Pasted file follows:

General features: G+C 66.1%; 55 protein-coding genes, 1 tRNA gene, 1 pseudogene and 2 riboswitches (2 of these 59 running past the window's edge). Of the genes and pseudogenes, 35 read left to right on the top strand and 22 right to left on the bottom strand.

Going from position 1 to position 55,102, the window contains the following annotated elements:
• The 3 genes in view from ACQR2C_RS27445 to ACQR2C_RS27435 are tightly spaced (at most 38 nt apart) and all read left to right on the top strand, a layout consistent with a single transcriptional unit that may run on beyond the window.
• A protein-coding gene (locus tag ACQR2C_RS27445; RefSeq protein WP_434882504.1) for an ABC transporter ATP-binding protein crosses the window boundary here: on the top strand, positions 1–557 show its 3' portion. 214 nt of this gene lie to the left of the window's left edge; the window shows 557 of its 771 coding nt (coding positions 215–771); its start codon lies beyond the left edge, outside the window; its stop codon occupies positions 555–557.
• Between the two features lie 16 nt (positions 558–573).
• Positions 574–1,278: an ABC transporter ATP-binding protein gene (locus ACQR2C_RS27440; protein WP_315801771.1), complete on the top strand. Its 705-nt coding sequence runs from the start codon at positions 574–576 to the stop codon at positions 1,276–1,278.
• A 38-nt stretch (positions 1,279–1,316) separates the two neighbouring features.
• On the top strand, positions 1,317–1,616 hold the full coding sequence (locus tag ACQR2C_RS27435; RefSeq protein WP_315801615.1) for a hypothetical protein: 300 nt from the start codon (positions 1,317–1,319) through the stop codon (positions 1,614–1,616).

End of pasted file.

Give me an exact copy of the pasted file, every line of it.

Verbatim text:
General features: G+C 66.1%; 55 protein-coding genes, 1 tRNA gene, 1 pseudogene and 2 riboswitches (2 of these 59 running past the window's edge). Of the genes and pseudogenes, 35 read left to right on the top strand and 22 right to left on the bottom strand.

Going from position 1 to position 55,102, the window contains the following annotated elements:
• The 3 genes in view from ACQR2C_RS27445 to ACQR2C_RS27435 are tightly spaced (at most 38 nt apart) and all read left to right on the top strand, a layout consistent with a single transcriptional unit that may run on beyond the window.
• A protein-coding gene (locus tag ACQR2C_RS27445; RefSeq protein WP_434882504.1) for an ABC transporter ATP-binding protein crosses the window boundary here: on the top strand, positions 1–557 show its 3' portion. 214 nt of this gene lie to the left of the window's left edge; the window shows 557 of its 771 coding nt (coding positions 215–771); its start codon lies beyond the left edge, outside the window; its stop codon occupies positions 555–557.
• Between the two features lie 16 nt (positions 558–573).
• Positions 574–1,278: an ABC transporter ATP-binding protein gene (locus ACQR2C_RS27440; protein WP_315801771.1), complete on the top strand. Its 705-nt coding sequence runs from the start codon at positions 574–576 to the stop codon at positions 1,276–1,278.
• A 38-nt stretch (positions 1,279–1,316) separates the two neighbouring features.
• On the top strand, positions 1,317–1,616 hold the full coding sequence (locus tag ACQR2C_RS27435; RefSeq protein WP_315801615.1) for a hypothetical protein: 300 nt from the start codon (positions 1,317–1,319) through the stop codon (positions 1,614–1,616).